Sandra Ortsman & Sarah Stripp, stepping back to move forward

Sandra Ortsman and Sarah Stripp with other CLN fellows

The WKKF Community Leadership Network (CLN) with the Center for Creative Leadership is an innovative fellowship that supports local leaders to connect, grow and lead transformational change toward a more equitable future.

CLN Class Two graduated August 2021. During nearly two years together, extended by the impacts of the pandemic, fellows have written books, started businesses, moved up in their careers – and most importantly developed networks of mutual support.

As they graduate, our fellows join a network of alumni that stretches the globe and strengthen their community work with new levels of confidence and boldness.

Sandra Ortsman
Sarah Stripp


Sandra Ortsman has worked for immigrants’ rights and against domestic violence in Albuquerque, New Mexico, for the past decade, first with an organization and then with her own consulting firm. Along the way she also worked with Nusenda Credit Union to co-create an affordable lending program for people who couldn’t access capital.

Sarah Stripp is the managing director of Springboard for Opportunities, connecting families in affordable housing with programs and services in Jackson, Mississippi.

For both Ortsman and Stripp, the opportunity to join CLN Class Two came at a time when they were wondering about their role as White women in racial equity and racial justice work.

“I wanted to be a better leader in anti-racism work but was also aware of the need for White people to step back from leadership roles,” says Ortsman. “The fellowship was appealing as a way to figure out the best place for me in that work.”

Ortsman with New Mexico fellows cohort


After George Floyd’s murder in 2020, Ortsman’s sense of urgency to find her place in anti-racism work grew. She thought the CLN fellows who identified as White may also want space to explore issues of White supremacy and anti-racism, without causing harm to the fellows of color. So she suggested forming a White allies group that would meet virtually.

Stripp wanted the group to depart from the many other White allies groups she saw developing in the days and weeks following the racial justice uprisings of summer 2020.

“In my life at the time, every White person wanted to be a White person having conversations about race,” Stripp says. “A lot of those groups became echo chambers, where we’d say ‘I’m liberal, I get it and let’s talk about how bad other White people are.’”     

Among her colleagues in the Mississippi-based cohort, she saw vulnerability and a desire to uplift each other’s work. She felt the White allies group needed those elements, too.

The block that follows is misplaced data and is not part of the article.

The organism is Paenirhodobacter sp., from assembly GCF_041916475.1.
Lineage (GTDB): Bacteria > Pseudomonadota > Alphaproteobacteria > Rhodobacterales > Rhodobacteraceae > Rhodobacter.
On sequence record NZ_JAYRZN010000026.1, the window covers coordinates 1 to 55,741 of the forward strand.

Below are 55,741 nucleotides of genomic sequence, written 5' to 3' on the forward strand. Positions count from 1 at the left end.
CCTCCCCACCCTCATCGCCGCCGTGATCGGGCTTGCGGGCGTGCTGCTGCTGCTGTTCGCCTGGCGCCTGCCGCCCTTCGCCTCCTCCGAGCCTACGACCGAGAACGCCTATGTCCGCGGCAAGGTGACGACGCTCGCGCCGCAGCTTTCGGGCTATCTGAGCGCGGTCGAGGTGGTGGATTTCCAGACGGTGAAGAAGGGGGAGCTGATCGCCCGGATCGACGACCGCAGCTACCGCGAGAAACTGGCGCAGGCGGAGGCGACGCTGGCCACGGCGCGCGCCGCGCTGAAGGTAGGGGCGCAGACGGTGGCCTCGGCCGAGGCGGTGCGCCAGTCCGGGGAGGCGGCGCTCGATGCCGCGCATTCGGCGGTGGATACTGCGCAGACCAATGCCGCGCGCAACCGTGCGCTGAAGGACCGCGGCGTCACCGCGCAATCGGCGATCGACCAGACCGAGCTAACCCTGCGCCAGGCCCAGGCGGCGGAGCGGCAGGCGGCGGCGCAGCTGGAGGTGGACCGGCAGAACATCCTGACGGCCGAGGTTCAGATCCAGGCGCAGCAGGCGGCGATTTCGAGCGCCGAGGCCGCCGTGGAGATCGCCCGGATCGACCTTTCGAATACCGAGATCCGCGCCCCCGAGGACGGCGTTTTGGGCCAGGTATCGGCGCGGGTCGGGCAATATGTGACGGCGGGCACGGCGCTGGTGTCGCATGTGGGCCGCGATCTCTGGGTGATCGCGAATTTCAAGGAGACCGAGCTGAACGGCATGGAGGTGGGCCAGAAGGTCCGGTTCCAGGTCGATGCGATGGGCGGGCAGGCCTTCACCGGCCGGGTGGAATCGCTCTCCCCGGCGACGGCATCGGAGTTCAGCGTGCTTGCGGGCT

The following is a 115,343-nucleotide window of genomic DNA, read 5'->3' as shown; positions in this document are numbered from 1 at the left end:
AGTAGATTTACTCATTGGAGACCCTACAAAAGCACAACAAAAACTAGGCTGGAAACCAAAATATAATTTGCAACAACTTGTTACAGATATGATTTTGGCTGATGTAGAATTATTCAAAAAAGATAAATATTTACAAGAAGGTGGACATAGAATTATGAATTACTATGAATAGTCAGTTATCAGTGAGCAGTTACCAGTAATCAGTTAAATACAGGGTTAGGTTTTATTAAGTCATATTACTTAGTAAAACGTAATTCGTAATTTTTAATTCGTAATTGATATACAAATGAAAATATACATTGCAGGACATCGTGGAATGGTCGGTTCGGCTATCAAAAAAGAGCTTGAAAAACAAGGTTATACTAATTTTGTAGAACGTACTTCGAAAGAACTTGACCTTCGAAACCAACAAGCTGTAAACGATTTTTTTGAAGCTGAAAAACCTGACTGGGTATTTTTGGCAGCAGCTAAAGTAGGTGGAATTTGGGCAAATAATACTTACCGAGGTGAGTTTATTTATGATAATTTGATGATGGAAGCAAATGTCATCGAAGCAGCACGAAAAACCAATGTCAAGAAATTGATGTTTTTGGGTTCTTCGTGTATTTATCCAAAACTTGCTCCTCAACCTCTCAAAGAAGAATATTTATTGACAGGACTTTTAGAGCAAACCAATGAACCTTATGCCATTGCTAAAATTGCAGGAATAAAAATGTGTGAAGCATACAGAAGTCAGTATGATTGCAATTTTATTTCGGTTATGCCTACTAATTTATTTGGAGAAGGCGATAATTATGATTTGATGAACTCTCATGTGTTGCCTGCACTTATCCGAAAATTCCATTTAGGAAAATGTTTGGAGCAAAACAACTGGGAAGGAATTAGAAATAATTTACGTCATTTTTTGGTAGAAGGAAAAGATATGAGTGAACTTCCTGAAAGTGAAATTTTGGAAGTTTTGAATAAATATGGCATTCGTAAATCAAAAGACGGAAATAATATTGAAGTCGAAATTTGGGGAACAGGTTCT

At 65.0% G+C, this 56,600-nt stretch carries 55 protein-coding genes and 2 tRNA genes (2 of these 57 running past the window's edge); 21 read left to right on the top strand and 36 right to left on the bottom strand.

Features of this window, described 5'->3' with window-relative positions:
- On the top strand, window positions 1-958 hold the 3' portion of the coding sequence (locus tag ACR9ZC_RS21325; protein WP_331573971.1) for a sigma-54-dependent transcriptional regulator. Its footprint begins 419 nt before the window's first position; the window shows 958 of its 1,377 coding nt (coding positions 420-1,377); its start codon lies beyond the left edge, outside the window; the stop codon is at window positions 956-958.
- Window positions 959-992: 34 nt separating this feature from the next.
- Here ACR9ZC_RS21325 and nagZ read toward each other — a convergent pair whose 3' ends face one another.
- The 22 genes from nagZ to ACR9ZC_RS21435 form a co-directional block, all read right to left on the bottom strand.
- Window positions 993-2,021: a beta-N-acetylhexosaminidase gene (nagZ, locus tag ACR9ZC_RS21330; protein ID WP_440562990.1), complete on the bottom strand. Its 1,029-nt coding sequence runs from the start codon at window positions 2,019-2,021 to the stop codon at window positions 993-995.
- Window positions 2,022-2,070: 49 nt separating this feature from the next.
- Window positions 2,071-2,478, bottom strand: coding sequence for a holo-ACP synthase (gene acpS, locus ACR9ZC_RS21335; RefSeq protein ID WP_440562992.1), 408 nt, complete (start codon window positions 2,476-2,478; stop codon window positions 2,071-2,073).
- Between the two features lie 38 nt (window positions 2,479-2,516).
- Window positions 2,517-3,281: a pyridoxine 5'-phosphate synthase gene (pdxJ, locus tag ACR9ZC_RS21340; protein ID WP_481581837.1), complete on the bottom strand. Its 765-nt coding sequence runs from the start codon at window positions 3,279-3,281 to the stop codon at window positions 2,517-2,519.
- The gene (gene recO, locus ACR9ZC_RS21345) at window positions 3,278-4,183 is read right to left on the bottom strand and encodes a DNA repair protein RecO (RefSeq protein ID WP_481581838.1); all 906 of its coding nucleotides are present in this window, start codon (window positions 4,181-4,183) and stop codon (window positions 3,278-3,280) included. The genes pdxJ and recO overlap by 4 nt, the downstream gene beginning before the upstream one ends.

Stripp with Mississippi fellows cohort

Ortsman says Stripp brought those concerns to the first meeting and the group established its first ground rule, “There would be no woke competitions,” says Ortsman. “We all acknowledged we’re each in different places in our own anti-racism journeys, there’s no value in competition and it wasn’t where we wanted to place our time.”

Stripp says they also replaced the common mode of call outs with an approach of coming alongside a person on their journey – or journeying together – collectively recognizing things they didn’t recognize before. Organically, through the modeling of a couple of group members, the allies committed to intentional reflection – sharing honestly where they struggled in relationship-building and in their work for racial equity and justice.

It helped, in some ways, that emotions were at the surface after Floyd’s murder. “We were all in a raw and vulnerable time last summer,” says Stripp, “and during many of those check-ins, people would say I’m not okay right now. That prevented it from being an echo chamber, where we just say our platitudes and keep it moving.”


The White allies group drew from its own process to develop a user-friendly how-to guide for assembling effective White allyship collectives, which will be sent along with a letter encouraging other White leaders and colleagues not to let the momentum wane. But they say their work of understanding allyship needs to continually evolve.

“The how-to guide is just an offering,” says Ortsman, “We’re not that special. The harder work is, how do we do this with White folks who haven’t yet started their anti-racism journey?”


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